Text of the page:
At least 10 state health departments in the United States have detected the highly contagious B.1.1.7 variant of COVD-19, the disease caused by the CCP (Chinese Communist Party) virus, according to a new report.
The U.S. Centers for Disease Control and Prevention (CDC), in an update on Jan. 15, said that a “more highly transmissible variant of SARS-CoV-2, B.1.1.7, has been detected in 10 U.S. states.” SARS-CoV-2 is another name for the coronavirus that is believed to have emerged in Wuhan, China, in late 2019.
Health officials warned that models have shown the B.1.1.7 strain of the virus has the potential to increase “the U.S. pandemic trajectory in the coming months” and “warrants universal and increased compliance with mitigation strategies, including distancing and masking.”
Increased vaccinations may need to be achieved to fight the virus, the CDC said.
This variant was first reported in the UK in mid-December, although the CDC noted that it may have emerged in September 2020. Meanwhile, B.1.1.7 has been detected in more than 30 countries, the agency said, while adding that it is easier to transmit than other CCP virus strains.
In the United States, the strain was first reported by state authorities in a rural area in Colorado, hours away from Denver. Other than Colorado, the B.1.1.7 variant was discovered in Pennsylvania, New York, Illinois, California, and more, according to reports published in recent weeks.
“The modeled trajectory of this variant in the U.S. exhibits rapid growth in early 2021, becoming the predominant variant in March. Increased SARS-CoV-2 transmission might threaten strained health care resources, require extended and more rigorous implementation of public health strategies, and increase the percentage of population immunity required for pandemic control,” said the CDC.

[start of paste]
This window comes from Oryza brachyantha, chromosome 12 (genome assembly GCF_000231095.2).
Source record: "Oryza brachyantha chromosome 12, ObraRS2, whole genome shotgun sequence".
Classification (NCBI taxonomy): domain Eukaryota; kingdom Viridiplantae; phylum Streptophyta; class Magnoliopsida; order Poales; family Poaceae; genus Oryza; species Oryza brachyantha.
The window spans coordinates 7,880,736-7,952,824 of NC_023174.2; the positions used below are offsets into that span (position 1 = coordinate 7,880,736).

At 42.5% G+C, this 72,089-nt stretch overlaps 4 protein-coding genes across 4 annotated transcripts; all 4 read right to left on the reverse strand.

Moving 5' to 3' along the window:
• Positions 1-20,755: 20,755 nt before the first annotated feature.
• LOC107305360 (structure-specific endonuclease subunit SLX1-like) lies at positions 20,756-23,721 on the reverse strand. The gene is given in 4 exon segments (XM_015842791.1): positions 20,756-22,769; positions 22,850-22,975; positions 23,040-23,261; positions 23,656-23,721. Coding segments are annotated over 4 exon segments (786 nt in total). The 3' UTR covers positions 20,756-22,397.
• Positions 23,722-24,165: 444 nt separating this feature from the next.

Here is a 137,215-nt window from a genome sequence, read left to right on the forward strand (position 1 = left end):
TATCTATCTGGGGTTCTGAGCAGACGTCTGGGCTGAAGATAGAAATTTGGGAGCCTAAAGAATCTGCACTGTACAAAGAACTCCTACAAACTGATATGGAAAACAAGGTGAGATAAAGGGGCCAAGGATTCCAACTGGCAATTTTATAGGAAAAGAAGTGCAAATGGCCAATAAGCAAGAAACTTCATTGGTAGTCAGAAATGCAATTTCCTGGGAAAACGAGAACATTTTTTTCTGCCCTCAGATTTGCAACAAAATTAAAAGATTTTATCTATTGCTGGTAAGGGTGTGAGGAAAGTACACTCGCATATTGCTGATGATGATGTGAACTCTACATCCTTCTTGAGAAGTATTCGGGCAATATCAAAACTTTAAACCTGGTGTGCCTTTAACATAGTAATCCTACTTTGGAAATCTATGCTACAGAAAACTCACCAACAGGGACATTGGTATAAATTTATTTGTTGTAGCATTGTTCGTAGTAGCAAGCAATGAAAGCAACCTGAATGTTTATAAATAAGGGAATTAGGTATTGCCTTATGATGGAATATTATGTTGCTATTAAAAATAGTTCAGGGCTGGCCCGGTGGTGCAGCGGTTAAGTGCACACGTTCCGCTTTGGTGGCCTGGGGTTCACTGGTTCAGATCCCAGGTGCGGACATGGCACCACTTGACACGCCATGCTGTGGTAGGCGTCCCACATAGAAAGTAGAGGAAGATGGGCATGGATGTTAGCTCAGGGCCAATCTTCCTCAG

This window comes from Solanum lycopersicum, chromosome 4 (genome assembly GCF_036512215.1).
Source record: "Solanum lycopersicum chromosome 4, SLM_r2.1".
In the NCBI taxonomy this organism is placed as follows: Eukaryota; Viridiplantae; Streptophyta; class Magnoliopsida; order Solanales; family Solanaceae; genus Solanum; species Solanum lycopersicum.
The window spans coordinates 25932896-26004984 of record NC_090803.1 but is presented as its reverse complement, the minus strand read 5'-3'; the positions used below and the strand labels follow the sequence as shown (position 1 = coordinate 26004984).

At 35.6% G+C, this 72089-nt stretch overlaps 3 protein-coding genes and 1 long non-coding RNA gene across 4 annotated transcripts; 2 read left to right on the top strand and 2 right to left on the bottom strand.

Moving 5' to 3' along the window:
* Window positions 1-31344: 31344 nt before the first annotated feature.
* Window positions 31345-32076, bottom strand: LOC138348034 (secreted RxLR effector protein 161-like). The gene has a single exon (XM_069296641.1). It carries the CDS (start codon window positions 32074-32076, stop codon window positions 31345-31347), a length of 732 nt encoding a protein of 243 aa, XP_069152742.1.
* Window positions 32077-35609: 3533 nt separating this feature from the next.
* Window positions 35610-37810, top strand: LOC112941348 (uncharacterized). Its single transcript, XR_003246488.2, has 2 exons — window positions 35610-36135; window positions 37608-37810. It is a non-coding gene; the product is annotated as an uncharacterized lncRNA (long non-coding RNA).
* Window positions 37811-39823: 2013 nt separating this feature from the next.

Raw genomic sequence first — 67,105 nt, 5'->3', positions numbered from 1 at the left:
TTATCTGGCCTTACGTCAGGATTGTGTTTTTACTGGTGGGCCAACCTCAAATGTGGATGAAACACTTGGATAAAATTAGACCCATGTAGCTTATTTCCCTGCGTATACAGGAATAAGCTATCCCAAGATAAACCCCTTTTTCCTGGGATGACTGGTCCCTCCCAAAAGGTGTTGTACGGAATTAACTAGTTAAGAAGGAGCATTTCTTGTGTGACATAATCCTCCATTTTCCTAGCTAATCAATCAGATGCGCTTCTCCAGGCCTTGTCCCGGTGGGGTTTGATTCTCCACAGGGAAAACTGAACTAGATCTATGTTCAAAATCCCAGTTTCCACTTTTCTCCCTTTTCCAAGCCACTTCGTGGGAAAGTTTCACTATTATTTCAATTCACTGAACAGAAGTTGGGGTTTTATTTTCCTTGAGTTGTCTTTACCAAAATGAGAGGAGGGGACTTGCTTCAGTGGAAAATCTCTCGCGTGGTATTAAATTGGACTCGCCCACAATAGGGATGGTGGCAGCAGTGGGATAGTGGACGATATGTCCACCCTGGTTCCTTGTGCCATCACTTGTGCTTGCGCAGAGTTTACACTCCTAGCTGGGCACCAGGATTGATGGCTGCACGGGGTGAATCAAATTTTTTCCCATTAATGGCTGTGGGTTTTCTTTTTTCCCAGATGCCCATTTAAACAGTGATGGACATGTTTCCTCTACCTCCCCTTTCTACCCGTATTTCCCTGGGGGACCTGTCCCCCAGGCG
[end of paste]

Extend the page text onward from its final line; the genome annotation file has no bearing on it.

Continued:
UK authorities said last year that the new variant of the virus was the reason for the increase in infection rates in London and southeastern England. But they said there’s no evidence that the variant makes people sicker.
The CDC, in its update, did not appear to recommend any new mitigation strategies.
“Further, strategic testing of persons without symptoms of COVID-19, but who are at increased risk for infection with SARS-CoV-2, provides another opportunity to limit ongoing spread,” according to the CDC. “Collectively, enhanced genomic surveillance combined with increased compliance with public health mitigation strategies, including vaccination, physical distancing, use of masks, hand hygiene, and isolation and quarantine, will be essential to limiting the spread of SARS-CoV-2 and protecting public health.”
Previously, the CDC noted that so far, there have been a number of mutations to the virus.
“Among these possibilities, the last—the ability to evade vaccine-induced immunity—would likely be the most concerning because once a large proportion of the population is vaccinated, there will be immune pressure that could favor and accelerate emergence of such variants by selecting for ‘escape mutants,’” the CDC said. “There is no evidence that this is occurring, and most experts believe escape mutants are unlikely to emerge because of the nature of the virus.”